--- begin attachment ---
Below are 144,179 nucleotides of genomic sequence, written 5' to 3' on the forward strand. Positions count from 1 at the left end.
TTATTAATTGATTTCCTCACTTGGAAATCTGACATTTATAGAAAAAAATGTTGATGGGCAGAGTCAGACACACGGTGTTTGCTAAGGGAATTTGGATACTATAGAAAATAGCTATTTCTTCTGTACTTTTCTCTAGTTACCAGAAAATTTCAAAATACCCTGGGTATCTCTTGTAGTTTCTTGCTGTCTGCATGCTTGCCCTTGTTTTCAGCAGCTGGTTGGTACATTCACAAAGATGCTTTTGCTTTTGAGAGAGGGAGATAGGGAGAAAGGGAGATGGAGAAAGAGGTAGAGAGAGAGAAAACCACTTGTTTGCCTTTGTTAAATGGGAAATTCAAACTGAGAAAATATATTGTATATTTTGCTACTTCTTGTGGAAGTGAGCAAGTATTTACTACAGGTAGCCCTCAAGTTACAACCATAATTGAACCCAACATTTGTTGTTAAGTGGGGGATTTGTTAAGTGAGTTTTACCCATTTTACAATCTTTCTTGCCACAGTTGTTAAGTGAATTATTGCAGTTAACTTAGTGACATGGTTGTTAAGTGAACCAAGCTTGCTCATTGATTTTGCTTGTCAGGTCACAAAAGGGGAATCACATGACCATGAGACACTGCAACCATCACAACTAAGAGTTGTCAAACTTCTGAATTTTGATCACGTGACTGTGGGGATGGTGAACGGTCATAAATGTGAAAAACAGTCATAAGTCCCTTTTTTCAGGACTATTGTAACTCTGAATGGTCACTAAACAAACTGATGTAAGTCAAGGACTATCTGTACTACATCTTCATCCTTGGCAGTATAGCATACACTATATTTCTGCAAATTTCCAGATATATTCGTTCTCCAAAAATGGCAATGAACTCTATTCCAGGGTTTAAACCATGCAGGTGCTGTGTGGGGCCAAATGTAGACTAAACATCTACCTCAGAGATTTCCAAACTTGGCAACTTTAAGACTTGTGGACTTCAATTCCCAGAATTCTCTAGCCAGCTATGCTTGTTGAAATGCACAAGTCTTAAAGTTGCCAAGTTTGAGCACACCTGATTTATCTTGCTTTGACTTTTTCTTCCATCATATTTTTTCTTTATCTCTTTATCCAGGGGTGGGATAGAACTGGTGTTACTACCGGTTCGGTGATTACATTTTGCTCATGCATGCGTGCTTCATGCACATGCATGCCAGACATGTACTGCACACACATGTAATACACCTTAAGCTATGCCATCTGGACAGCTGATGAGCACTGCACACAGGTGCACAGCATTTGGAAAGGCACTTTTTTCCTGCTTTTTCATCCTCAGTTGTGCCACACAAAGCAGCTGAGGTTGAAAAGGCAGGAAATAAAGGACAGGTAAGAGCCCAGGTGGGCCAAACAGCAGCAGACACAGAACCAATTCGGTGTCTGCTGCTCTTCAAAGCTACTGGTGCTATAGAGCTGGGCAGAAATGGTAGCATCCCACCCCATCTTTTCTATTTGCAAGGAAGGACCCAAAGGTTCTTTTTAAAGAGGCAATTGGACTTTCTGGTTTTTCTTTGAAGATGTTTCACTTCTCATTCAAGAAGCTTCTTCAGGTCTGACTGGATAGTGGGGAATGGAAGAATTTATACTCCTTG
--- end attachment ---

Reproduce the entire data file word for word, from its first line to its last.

Below are 144,179 nucleotides of genomic sequence, written 5' to 3' on the forward strand. Positions count from 1 at the left end.
TTATTAATTGATTTCCTCACTTGGAAATCTGACATTTATAGAAAAAAATGTTGATGGGCAGAGTCAGACACACGGTGTTTGCTAAGGGAATTTGGATACTATAGAAAATAGCTATTTCTTCTGTACTTTTCTCTAGTTACCAGAAAATTTCAAAATACCCTGGGTATCTCTTGTAGTTTCTTGCTGTCTGCATGCTTGCCCTTGTTTTCAGCAGCTGGTTGGTACATTCACAAAGATGCTTTTGCTTTTGAGAGAGGGAGATAGGGAGAAAGGGAGATGGAGAAAGAGGTAGAGAGAGAGAAAACCACTTGTTTGCCTTTGTTAAATGGGAAATTCAAACTGAGAAAATATATTGTATATTTTGCTACTTCTTGTGGAAGTGAGCAAGTATTTACTACAGGTAGCCCTCAAGTTACAACCATAATTGAACCCAACATTTGTTGTTAAGTGGGGGATTTGTTAAGTGAGTTTTACCCATTTTACAATCTTTCTTGCCACAGTTGTTAAGTGAATTATTGCAGTTAACTTAGTGACATGGTTGTTAAGTGAACCAAGCTTGCTCATTGATTTTGCTTGTCAGGTCACAAAAGGGGAATCACATGACCATGAGACACTGCAACCATCACAACTAAGAGTTGTCAAACTTCTGAATTTTGATCACGTGACTGTGGGGATGGTGAACGGTCATAAATGTGAAAAACAGTCATAAGTCCCTTTTTTCAGGACTATTGTAACTCTGAATGGTCACTAAACAAACTGATGTAAGTCAAGGACTATCTGTACTACATCTTCATCCTTGGCAGTATAGCATACACTATATTTCTGCAAATTTCCAGATATATTCGTTCTCCAAAAATGGCAATGAACTCTATTCCAGGGTTTAAACCATGCAGGTGCTGTGTGGGGCCAAATGTAGACTAAACATCTACCTCAGAGATTTCCAAACTTGGCAACTTTAAGACTTGTGGACTTCAATTCCCAGAATTCTCTAGCCAGCTATGCTTGTTGAAATGCACAAGTCTTAAAGTTGCCAAGTTTGAGCACACCTGATTTATCTTGCTTTGACTTTTTCTTCCATCATATTTTTTCTTTATCTCTTTATCCAGGGGTGGGATAGAACTGGTGTTACTACCGGTTCGGTGATTACATTTTGCTCATGCATGCGTGCTTCATGCACATGCATGCCAGACATGTACTGCACACACATGTAATACACCTTAAGCTATGCCATCTGGACAGCTGATGAGCACTGCACACAGGTGCACAGCATTTGGAAAGGCACTTTTTTCCTGCTTTTTCATCCTCAGTTGTGCCACACAAAGCAGCTGAGGTTGAAAAGGCAGGAAATAAAGGACAGGTAAGAGCCCAGGTGGGCCAAACAGCAGCAGACACAGAACCAATTCGGTGTCTGCTGCTCTTCAAAGCTACTGGTGCTATAGAGCTGGGCAGAAATGGTAGCATCCCACCCCATCTTTTCTATTTGCAAGGAAGGACCCAAAGGTTCTTTTTAAAGAGGCAATTGGACTTTCTGGTTTTTCTTTGAAGATGTTTCACTTCTCATTCAAGAAGCTTCTTCAGGTCTGACTGGATAGTGGGGAATGGAAGAATTTATACTCCTTG